The Impact Of Concussion

The Impact Of Concussion

What is concussion?

Over the past several years, the intensity of the spotlight over concussion has continued to increase, particularly overseas in the NFL, but also on home soil in Australian Rules Football – from grassroots to professional levels.

Concussion is an injury to the brain, sustained as a result of impact – particularly to the head and neck – which causes the brain to essentially be “shaken” within the skull.

With the nervous system being as sensitive as it is, this movement within the skull can cause a varying number of symptoms. Some of which can be dangerous, but all should be considered to be quite serious.

Why is concussion so series?

As concussions have so many different ways in which they can present, they have the potential to affect a wide variety of day to day tasks. Common symptoms include:

  • Headache
  • Poor balance
  • Nausea
  • Dizziness and/or blurred vision
  • Emotional instability
  • Difficulty concentrating

The above symptoms are only a short list of the possible effects of a concussion. More serious side effects are more obvious, and are cause for a trip to the hospital for immediate medical review.

These include:

  • Neck pain
  • Loss of consciousness, seizure or convulsion
  • Double vision
  • Weakness/tingling in the arms or legs
  • Vomiting or deteriorating conscious state

What can I do to avoid getting concussed?

There is some evidence to support the use of mouthguards in preventing concussion. Current recommendations are that mouthguards be professionally fitted (e.g. by a dental practitioner) versus using a simple boil and bite mouthguard.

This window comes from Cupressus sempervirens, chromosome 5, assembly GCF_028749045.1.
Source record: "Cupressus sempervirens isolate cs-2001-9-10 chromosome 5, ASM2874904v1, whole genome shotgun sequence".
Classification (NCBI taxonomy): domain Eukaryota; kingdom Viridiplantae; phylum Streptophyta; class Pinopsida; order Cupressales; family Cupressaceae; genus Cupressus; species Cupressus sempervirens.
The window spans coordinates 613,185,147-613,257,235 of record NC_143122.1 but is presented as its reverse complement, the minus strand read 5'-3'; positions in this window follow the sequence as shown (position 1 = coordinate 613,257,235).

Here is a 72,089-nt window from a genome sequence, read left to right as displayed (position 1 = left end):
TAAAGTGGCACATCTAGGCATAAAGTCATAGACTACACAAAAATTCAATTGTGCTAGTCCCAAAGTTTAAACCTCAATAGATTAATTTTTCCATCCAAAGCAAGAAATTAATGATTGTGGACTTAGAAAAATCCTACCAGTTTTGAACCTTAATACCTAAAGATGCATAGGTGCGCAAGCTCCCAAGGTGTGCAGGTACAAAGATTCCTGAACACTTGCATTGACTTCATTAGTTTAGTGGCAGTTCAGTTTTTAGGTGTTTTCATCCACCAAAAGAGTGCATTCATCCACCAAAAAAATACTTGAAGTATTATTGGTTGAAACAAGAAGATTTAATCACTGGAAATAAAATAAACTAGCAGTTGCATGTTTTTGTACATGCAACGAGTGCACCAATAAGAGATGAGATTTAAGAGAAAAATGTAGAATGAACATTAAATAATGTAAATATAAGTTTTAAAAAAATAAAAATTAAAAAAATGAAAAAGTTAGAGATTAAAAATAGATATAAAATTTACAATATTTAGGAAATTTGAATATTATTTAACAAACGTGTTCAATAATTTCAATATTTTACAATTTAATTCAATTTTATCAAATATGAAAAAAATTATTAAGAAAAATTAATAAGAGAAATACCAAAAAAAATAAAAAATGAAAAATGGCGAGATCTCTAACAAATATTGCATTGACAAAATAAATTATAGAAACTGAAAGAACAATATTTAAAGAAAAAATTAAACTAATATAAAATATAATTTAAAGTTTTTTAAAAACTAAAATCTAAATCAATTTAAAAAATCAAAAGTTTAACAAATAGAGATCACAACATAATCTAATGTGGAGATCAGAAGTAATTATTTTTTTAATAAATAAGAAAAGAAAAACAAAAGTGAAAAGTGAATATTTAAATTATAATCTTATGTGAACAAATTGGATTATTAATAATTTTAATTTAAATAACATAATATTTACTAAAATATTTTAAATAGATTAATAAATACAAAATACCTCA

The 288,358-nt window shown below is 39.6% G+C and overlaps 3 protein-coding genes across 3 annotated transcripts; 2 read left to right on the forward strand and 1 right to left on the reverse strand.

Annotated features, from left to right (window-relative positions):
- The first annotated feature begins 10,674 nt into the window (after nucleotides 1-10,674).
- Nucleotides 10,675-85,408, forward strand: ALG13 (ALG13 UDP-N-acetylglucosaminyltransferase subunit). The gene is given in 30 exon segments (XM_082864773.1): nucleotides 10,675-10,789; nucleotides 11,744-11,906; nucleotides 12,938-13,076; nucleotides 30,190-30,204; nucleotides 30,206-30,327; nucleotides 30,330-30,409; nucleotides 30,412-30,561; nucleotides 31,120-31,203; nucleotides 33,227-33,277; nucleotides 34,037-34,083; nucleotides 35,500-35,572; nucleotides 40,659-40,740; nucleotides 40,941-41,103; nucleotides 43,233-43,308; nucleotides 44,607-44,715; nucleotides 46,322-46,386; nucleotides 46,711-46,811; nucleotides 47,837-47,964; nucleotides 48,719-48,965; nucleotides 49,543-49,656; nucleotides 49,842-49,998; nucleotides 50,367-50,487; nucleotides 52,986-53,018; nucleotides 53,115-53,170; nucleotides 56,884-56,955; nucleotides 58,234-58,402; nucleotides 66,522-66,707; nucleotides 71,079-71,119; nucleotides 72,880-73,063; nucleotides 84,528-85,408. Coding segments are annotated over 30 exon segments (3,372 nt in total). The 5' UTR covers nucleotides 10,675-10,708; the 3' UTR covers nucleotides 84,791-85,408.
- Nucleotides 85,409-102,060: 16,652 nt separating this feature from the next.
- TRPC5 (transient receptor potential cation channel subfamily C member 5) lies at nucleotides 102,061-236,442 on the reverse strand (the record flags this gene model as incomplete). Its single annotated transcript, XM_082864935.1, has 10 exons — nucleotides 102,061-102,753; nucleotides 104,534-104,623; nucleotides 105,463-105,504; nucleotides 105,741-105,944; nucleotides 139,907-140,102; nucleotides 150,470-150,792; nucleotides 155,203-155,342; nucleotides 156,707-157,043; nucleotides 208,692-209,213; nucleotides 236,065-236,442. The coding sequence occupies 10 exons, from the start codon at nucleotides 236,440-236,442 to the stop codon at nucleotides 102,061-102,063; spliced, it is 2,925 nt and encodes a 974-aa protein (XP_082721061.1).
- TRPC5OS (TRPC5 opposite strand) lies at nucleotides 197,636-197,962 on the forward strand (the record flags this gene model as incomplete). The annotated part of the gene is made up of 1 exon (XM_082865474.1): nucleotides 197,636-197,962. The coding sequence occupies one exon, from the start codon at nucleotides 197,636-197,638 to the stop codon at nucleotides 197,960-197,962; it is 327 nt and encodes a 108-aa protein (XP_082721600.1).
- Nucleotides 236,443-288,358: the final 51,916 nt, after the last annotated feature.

Helmets, on the other hand, are still establishing themselves in preventing concussion, but are effective in avoiding serious fractures to the skull.

The rules of the game of Australian Rules Football have developed considerably to protect the player from concussion. Unfortunately, due to the nature of being a contact sport, it is an inherent risk that comes with playing. As much as you can play smart and protect your head, you rely on the awareness of both your teammates and opposition to uphold their duty of care not to injure anyone else.

What will happen if I am concussed?

The recommended protocol at sporting clubs if a player is suspected of being concussed first involves assessment on the day of injury. This can be done via a simple assessment tool such as the AFL Pocket Concussion Recognition Tool. It is important that, as a player, accurate information be given to the trainer so that they may make a judgement as to whether you have been concussed. The rule “if in doubt, leave them out” is something which all trainers abide by. Returning to play while suffering from concussion may make your symptoms worse and prolong getting back to training and games.

If given the early diagnosis of concussion, you will then be instructed to follow up with a doctor for medical review and clearance to train and play. With more serious cases, an ambulance will be called to the oval and your medical review will take place in hospital. Your doctor will then advise you when you can return to sport. Testing begins with jogging, light training, then full training, each with a rest day in between. Recurring symptoms are cause for more rest, and delaying your returning to play.

If you have suffered a concussion and have been medically cleared to train or play, please speak to the trainer at your club so you can be properly assessed before being fully cleared to return to games!